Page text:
Adjective "fiance" definition and examples

(Fiance may not be an adjective, but it can be used as an adjective, click here to find out.)

Pronunciation

/fɪˈɒ̃seɪ//fɪˈɑːnseɪ//fɪˈɒnseɪ/

Definitions and examples

noun

A man to whom a woman is engaged to be married.
  1. 'Amanda Cunningham also revealed she was expecting a baby girl next week with her fiancé, Andrew Whitehead.'
  2. 'In Mozart's joyous opera, fidelity is tested, emotions are betrayed and lovers deceived when a cynical gentleman challenges two fiancés to a bet.'
  3. 'The party had been a huge success and the night ended for the girls as they both curled up on the seats in the stretch limo and feel asleep leaning against their new fiancés with their arms around their shoulders.'
  4. 'However, it's still tremendously funny; nervous fiancés and anxious parents everywhere should take note, it could be the perfect place for the bonding to start.'
  5. 'Now or ever, both my daughter and my niece are perfectly happy with their fiancés and I will not take their happiness away from them.'
  6. 'To my sister and her new fiancé, congratulations on your recent engagement.'
  7. 'According to one Kurdish group that searches for missing people, some women consider themselves still engaged to fiancés who vanished decades ago, while many married women cannot accept they have become widows.'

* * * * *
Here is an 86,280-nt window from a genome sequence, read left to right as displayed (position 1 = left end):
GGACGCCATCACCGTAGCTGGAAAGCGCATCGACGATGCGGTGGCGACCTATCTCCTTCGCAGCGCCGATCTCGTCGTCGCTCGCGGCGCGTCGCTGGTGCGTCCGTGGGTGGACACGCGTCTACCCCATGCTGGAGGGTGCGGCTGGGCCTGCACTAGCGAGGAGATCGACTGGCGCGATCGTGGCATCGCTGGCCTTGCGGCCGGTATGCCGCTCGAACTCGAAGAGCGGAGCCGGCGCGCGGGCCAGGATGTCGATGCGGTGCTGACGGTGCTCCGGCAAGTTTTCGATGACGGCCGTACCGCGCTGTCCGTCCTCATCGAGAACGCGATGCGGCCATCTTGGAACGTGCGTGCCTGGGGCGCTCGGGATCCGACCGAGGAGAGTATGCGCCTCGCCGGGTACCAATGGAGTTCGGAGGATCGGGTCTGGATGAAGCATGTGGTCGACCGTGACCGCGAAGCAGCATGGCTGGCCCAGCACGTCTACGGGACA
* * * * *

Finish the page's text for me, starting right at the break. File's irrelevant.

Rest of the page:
8. 'Black and I took our seats across from our precious fiancés (once again, sense the sarcasm) and saw them smirking at us, identical looks on their faces.'
  9. 'To me this was pointless as I loved my fiancé and he loved me so why not get out and see the world together as a couple.'
  10. 'I've been going out with my fiancé for over three years now and we're getting married next spring.'

More definitions

1. a man engaged to be married.Synonyms: future groom, future husband, future spouse, betrothed.

More examples(as adjective)

"visas can be fiance."

"turners can be fiance."

"programs can be fiance."

"gingers can be fiance."

Origin

(fiancé)Mid 19th century: from French, past participle of fiancer ‘betroth’, from Old French fiance ‘a promise’, based on Latin fidere ‘to trust’.